Constable: Bittersweet love story grows out of grief
Devastated by the deaths of their spouses, widow Julie Stressler of Ingleside and widower Dave Heffner of Mundelein made an important discovery at last year's annual Valentine's Day fundraiser for the Chicagoland Young Widowed Connection -- each other.
Celebrating this Valentine's Day as an engaged couple, the pair's romance started on Valentine's Day 2015, three months after they met at one of the CYWC support group's social gatherings in Lombard.
"I was looking to do things, to get out of the house," says Heffner, 46, whose wife, Krista, was a 36-year-old cancer survivor who died of complications from an infection on May 6, 2011. "I thought it might be helpful to talk with others who have experienced a tragic loss."
Having talked about death with her husband, Dave, during his 13½-year struggle with a rare, aggressive soft-tissue cancer that killed him at age 47 on March 23, 2014, Stressler, 49, still struggled with the simple act of leaving her home after her husband's death.
"He would tell me, 'I don't want you to sit at home crying. Live your life,'" remembers Stressler, a registered nurse who works in the intensive care unit at Advocate Lutheran General Hospital in Park Ridge. "I didn't go back to work until June."
She was looking for resources online when she found chicagolandwidowed.org.
"Well, this is kind of interesting," she remembers thinking. "I needed to get out there and meet people and make friends."
As one of the founders of the CYWC in 2011, Wendy Doyle Diez says "connections" are the most important purpose of the group.
"Julie and Dave personally make one kind of connection, but there are people who've made great connections as friends," says Diez, who notes the CYWC has 350 members, organizes events about every other month and offers online resources.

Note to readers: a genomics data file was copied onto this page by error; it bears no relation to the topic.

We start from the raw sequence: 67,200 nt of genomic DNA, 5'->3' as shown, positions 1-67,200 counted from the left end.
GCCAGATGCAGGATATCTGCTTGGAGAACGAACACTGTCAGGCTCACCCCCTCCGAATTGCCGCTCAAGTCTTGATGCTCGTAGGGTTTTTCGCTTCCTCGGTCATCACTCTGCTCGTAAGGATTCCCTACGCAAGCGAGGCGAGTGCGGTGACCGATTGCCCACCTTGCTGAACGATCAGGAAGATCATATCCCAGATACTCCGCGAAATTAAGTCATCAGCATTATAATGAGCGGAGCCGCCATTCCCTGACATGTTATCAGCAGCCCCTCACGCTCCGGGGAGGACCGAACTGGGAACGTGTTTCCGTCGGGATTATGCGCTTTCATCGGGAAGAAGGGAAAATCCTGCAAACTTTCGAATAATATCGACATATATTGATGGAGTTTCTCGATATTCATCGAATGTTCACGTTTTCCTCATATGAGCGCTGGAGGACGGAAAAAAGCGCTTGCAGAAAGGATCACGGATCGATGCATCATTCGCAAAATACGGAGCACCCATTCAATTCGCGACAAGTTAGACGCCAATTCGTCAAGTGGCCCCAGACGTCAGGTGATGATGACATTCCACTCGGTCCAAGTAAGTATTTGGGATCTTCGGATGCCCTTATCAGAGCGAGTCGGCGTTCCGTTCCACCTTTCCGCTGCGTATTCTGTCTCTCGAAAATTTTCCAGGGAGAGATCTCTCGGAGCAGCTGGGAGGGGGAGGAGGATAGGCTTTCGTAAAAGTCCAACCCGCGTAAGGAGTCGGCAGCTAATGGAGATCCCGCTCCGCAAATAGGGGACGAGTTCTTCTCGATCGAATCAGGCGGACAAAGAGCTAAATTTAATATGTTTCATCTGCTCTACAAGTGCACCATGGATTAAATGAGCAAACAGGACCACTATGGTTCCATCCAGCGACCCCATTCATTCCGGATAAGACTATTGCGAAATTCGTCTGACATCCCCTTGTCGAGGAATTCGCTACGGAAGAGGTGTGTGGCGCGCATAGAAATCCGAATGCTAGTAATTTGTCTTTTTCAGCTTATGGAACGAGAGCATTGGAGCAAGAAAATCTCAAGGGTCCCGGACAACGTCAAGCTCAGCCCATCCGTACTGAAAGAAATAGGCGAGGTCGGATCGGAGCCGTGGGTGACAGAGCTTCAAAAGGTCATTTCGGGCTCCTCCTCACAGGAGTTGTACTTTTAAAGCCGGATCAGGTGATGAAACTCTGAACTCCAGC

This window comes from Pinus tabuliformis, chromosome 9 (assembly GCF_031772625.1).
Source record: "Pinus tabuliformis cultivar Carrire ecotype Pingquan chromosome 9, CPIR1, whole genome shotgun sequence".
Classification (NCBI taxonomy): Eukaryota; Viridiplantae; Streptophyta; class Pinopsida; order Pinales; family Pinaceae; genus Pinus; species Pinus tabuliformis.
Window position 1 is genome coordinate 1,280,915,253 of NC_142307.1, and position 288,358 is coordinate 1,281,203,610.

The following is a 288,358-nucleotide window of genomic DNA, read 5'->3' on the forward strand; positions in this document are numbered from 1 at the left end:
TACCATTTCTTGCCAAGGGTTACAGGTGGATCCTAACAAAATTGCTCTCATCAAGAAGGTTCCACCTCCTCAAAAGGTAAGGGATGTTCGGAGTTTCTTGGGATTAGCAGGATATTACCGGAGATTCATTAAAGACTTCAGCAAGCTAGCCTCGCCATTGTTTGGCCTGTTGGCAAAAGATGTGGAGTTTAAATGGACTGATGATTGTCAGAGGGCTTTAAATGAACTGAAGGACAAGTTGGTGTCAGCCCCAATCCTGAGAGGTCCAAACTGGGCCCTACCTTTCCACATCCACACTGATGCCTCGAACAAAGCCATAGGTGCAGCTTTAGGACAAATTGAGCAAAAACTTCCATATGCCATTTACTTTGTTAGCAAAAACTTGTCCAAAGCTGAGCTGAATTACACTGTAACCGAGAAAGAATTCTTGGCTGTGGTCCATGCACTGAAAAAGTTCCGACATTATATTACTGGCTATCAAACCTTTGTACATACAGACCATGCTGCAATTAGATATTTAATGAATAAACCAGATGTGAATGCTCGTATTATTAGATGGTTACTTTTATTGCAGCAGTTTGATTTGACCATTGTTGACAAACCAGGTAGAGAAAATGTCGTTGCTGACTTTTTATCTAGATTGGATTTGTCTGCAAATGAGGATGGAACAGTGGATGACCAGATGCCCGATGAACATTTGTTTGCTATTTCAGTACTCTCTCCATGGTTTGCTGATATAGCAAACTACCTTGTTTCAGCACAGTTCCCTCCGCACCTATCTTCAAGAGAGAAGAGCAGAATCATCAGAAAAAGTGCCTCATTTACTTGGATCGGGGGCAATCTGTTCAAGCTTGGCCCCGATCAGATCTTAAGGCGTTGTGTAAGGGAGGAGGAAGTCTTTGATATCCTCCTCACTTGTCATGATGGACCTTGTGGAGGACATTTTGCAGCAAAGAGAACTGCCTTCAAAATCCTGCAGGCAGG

Sitting in a small group during their first CYWC outing in 2014, Stressler and Heffner shared stories of grief, memories of their spouses and a hamburger. He talked about heartache, how online dating "freaked me out," and his reluctance to start dating again with two little kids at home. Stressler, the mother of three older kids, tried to raise his spirits.
"You'll probably meet somebody and get those feelings back again," Stressler told him. "But I didn't know I would be that person."
They didn't even exchange phone numbers.
"A month later they had another meeting in Vernon Hills, and there he was," Stressler says. This time, their conversation led to an awkward moment when it seemed as if Heffner, a project manager for a pharmacy benefit management company, wanted to hire Stressler's son as a baby sitter.
"Do you want my son's phone number, my home number, my cell?" Stressler asked. Others arrived before Heffner could answer.
"He said, 'OK. Nice to see everybody,' and boom, out the door," says Stressler, who took that to mean he wasn't interested in her.
"It was totally high school, or middle school," says Heffner, who was so out of sorts that he sat at a different end of the table when they ran into each other again at last year's Valentine's event.